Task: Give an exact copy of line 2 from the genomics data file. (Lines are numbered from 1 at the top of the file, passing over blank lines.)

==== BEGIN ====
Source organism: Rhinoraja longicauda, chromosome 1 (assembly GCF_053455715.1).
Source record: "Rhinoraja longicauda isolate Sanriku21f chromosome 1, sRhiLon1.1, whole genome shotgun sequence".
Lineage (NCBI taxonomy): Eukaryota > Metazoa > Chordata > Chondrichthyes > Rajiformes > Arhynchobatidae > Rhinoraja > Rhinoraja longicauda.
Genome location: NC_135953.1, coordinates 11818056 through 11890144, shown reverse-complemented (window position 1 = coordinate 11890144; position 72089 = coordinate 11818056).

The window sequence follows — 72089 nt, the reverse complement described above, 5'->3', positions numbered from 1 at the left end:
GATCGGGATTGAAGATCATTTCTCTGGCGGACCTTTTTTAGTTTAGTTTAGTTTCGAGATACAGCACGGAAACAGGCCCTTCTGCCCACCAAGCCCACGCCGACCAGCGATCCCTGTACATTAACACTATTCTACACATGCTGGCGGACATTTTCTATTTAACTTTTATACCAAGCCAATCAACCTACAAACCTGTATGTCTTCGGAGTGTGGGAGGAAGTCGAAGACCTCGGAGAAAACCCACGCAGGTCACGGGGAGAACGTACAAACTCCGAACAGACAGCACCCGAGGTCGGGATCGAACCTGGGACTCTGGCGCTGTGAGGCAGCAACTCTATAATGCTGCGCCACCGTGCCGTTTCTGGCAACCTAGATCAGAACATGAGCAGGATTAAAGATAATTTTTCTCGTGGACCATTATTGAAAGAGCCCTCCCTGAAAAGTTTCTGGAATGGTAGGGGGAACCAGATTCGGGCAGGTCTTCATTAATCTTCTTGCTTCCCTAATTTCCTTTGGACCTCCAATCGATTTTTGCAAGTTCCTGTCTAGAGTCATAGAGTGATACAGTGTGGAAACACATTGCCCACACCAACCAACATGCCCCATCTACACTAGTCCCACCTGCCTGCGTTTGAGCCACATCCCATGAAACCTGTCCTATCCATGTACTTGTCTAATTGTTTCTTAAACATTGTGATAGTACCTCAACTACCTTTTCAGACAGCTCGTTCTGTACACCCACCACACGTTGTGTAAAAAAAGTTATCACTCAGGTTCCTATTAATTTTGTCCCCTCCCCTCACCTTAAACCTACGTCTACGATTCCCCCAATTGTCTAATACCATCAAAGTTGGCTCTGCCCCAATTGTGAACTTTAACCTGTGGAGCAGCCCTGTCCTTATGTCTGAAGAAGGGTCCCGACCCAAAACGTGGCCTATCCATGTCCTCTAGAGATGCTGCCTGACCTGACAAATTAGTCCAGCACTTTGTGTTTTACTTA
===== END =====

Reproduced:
Source record: "Rhinoraja longicauda isolate Sanriku21f chromosome 1, sRhiLon1.1, whole genome shotgun sequence".